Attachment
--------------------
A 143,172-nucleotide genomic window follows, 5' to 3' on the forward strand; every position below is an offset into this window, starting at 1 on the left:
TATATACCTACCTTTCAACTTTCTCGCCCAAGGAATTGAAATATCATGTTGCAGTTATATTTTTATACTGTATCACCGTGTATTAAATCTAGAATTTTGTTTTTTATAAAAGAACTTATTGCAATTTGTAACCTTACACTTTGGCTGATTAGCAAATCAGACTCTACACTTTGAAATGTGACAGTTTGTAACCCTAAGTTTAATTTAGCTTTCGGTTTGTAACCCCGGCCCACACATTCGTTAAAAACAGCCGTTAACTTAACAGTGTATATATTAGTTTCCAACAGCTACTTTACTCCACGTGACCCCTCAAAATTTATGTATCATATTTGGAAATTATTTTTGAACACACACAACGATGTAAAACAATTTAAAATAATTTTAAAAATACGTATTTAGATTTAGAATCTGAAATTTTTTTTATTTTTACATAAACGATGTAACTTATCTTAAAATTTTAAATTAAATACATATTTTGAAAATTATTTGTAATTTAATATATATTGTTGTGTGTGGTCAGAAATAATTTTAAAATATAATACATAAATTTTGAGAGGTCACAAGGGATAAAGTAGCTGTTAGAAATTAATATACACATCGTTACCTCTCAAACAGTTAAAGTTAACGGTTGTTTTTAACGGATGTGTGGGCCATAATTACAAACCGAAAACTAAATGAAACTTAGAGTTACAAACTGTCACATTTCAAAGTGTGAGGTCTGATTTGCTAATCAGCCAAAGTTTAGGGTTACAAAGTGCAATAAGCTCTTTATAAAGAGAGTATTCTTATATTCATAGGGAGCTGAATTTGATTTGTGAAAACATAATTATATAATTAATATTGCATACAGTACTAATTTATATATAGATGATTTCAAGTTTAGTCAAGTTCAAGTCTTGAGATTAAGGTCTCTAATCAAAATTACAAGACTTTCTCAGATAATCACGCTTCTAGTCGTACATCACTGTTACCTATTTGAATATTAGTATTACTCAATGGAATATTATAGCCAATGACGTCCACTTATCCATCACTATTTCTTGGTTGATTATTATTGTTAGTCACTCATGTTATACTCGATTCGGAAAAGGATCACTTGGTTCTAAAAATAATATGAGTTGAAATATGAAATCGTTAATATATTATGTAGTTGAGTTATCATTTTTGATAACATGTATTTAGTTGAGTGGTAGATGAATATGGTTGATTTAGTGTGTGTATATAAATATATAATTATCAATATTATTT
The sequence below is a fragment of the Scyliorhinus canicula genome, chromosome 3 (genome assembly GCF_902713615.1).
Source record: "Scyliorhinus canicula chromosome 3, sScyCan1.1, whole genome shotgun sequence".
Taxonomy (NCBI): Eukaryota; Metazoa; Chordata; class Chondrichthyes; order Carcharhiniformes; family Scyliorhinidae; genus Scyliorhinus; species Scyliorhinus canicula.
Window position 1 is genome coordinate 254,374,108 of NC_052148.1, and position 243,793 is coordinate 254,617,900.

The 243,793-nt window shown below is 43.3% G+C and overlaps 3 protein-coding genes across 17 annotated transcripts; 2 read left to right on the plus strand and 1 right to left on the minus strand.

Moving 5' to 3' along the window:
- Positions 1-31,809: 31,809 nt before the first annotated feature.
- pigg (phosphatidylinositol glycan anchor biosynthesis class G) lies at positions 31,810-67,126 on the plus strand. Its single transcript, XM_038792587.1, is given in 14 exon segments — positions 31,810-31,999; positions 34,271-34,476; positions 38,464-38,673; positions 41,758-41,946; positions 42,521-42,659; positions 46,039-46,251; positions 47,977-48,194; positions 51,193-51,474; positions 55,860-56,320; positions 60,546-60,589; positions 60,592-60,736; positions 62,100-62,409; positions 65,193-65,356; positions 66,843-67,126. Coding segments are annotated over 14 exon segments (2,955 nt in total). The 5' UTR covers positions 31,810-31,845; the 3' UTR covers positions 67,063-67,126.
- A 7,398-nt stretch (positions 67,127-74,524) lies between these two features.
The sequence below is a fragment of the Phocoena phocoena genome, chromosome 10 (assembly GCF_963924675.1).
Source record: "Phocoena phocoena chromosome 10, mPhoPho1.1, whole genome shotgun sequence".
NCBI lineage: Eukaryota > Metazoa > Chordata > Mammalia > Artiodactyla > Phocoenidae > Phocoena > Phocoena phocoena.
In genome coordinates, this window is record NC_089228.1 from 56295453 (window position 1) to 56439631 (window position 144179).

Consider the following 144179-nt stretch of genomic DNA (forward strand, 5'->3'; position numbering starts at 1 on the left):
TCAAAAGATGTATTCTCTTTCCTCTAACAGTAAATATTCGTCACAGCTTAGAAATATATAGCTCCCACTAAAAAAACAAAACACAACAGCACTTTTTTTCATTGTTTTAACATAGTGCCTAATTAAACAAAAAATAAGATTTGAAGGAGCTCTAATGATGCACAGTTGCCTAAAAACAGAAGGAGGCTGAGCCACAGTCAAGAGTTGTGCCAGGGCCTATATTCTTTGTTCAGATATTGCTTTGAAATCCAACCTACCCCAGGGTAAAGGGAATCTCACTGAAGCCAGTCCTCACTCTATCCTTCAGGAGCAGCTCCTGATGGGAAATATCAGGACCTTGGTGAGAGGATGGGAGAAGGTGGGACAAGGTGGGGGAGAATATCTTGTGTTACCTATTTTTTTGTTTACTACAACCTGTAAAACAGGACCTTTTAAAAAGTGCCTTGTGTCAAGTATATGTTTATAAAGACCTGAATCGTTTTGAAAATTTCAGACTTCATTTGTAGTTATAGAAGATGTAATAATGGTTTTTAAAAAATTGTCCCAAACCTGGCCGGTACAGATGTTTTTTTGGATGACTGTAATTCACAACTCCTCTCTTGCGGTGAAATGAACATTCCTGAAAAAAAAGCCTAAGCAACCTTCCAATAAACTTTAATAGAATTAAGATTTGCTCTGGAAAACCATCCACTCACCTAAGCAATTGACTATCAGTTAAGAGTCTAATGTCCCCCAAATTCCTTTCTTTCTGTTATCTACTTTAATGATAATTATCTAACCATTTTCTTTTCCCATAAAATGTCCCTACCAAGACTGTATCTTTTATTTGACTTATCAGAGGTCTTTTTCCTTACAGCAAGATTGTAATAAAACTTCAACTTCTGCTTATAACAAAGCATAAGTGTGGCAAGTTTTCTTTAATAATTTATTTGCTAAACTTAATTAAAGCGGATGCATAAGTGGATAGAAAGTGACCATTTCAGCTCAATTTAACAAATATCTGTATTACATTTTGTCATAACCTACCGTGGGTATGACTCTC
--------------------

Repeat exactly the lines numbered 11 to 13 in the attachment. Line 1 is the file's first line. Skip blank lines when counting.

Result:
- A 7,398-nt stretch (positions 67,127-74,524) lies between these two features.
The sequence below is a fragment of the Phocoena phocoena genome, chromosome 10 (assembly GCF_963924675.1).
Source record: "Phocoena phocoena chromosome 10, mPhoPho1.1, whole genome shotgun sequence".